Would the Joan Rubin School be an Educational Disaster?

Posted on August 15, 2013

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Last week, Notes to Ponder shared this experience in the Comments here:

“I was plucked out of the mainstream school system in 1970, placed in an alternative school where we were encouraged to learn whatever struck our fancy.  An education experiment that gave IQ tests to all grade 3 students in the district, culling the highest scorers, then sitting back to observe what happened with self directed education of 8 and 9 year olds. FYI – it failed miserably, cancelled when I reached grade 7. The problem for us was missing basic grammar and math. :)”

Imagine my surprise when, just a few hours later, I ran across this article:  “Joan Rubin School Brings Democratic Learning to Boston.

According to school officials, students who attend the school will not be graded, nor will they be tested or separated into classrooms. There will be no mandated curriculum. Instead students will engage in “self-directed learning,” and will vote on what they want to do each day….  There is no real teaching … all the learning comes from the intrinsic motivation of the children.”

Well, this is a recipe for disaster!

I don’t necessarily have a big issue with the concept of “democratic learning.”  Guessing that it didn’t have much to do with politics, I looked it up and found a slightly different definition and explanation on every web page I found.  The common element, basically, is that students participate in directing their own education.  How much self-direction there is, seems to vary from one school to another.

Applied properly and with the teachers still firmly in charge, this could be a great way to get students excited about learning.  Special projects and interfacing with outside organizations comes to mind.  But… this Joan Rubin School sounds like it’s at the opposite end of the spectrum, with the inmates running the asylum.   Apparently, no one asked Notes to Ponder to weigh in on just how that is likely to turn out.

The thing is, kids come into the world completely ignorant, and completely undisciplined.  Parents have the earliest responsibility to teach their kids some very basic things, and to supervise as they explore their world so they don’t end up drowning, choking, eating something poisonous, wandering in traffic, or burning the house down.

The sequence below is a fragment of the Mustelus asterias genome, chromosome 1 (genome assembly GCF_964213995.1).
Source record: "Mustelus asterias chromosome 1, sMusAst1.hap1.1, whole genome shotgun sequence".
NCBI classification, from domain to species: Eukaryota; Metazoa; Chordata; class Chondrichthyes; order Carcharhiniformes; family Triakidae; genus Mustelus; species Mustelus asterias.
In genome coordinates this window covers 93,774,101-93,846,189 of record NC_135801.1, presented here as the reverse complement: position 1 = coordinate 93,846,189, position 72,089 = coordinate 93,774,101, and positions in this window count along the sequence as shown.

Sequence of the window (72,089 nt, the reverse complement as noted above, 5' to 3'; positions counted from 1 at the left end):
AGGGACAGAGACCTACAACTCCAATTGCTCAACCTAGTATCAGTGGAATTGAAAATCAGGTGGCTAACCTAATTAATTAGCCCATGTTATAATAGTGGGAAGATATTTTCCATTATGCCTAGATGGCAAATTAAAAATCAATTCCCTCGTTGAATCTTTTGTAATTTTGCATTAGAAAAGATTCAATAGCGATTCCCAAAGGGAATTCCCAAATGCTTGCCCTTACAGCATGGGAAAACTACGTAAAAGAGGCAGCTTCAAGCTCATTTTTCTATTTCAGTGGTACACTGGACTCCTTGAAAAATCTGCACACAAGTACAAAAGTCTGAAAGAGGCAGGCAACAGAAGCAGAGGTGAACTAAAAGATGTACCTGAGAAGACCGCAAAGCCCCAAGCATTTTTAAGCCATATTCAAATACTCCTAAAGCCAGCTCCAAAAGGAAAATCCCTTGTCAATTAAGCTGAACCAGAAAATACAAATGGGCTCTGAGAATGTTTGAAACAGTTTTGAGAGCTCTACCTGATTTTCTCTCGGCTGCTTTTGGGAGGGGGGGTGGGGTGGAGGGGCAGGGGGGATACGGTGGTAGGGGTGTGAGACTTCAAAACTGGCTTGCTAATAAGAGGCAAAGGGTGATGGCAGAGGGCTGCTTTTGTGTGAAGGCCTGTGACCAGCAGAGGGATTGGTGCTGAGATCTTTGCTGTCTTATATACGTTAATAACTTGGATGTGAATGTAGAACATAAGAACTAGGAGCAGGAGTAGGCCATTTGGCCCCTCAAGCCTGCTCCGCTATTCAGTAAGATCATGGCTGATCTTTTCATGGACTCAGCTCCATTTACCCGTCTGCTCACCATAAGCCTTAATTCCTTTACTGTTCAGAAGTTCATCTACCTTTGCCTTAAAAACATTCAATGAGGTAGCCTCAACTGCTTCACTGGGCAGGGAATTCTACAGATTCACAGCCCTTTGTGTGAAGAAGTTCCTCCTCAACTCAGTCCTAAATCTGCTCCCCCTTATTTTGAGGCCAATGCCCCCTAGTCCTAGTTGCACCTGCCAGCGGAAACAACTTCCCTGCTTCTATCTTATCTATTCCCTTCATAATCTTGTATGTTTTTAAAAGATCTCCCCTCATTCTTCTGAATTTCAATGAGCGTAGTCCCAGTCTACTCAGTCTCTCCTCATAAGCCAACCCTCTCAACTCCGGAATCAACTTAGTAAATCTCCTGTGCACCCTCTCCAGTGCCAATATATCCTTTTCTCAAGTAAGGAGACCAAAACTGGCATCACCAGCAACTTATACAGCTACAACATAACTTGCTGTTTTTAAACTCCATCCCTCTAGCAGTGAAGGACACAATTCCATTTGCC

By the time they arrive at school, most of this kind of thing has hopefully been addressed, but face it, children are still woefully ignorant of just about everything else they will need to function in our society: reading, math, history, government, the sciences, a foreign language, literature… you know, all those subjects you probably hated in school and only studied because you didn’t get a choice.  If I had had a choice, I never would have touched math (among other things).  Had calculators existed when I was in elementary school, I really, really never would have touched math, thinking there was a machine to do it all for me (being an ignorant child, I would not have grasped the significance of “garbage in, garbage out”).  Turns out I use math quite a lot now, so I thank my teachers for forcing me to learn the multiplication tables and long division.

Give every child in the classroom a choice on what to learn (or not), and you don’t have democracy; you have chaos.  Let the children vote every day on what to learn, and you don’t have a curriculum; you have a disjointed, short-term tyranny of the ignorant, and a teaching staff that has abdicated its responsibility to actually teach.  I can only imagine the frustration of the kids who always vote in the minority and are dragged along into a day of some inane activity they would rather skip.  At least with a normal curriculum, you can expect to have some subjects you enjoy at predictable times of the day.  You can also expect to build steadily on what you have already learned, rather than flitting from one topic to the next like a drunken butterfly.

Then there is the declaration that there are no grades and no tests.  The whole point of testing and grading is not some kind of bureaucratic attack on our little darlings’ self-esteem; no, it is a necessary tool to determine how well the students are actually learning.  It is a measure of real progress.   No test?  No confirmation that anything at all has been learned.

What happens when these kids eventually want to go to college?  No grades, no transcripts, no grade point averages.  No curriculum and no tests?  How well will they do on the SATs or other college-entrance exams?  How well will they adapt to sitting in a formal classroom with an actual professor and an actual syllabus and actual learning requirements?  Worse, what happens when they want to get a job where someone tells them what to do, for how long, and to what standard?

Part of the intent of the “democratic education” model is to produce citizens who are ready to participate in a democratic society.  Fail to teach history, government, media and civics, and see how far that goes.

Brooke Newman, the would-be founder of this school, has this to say about skeptics like me:  “I’ve heard, ‘Brooke, you’re crazy. Kids better get used to it,’ meaning they should get used to sitting at a desk, or having people tell them what to do. That’s sad. Is that the world we want? Not just for our children, but for ourselves?”

Well, Brooke, it may not be the world some of us want, but it’s the one we have.  There aren’t too many people who will hire you to wander off and do whatever you want.  An education that teaches otherwise is just setting the students up for failure.

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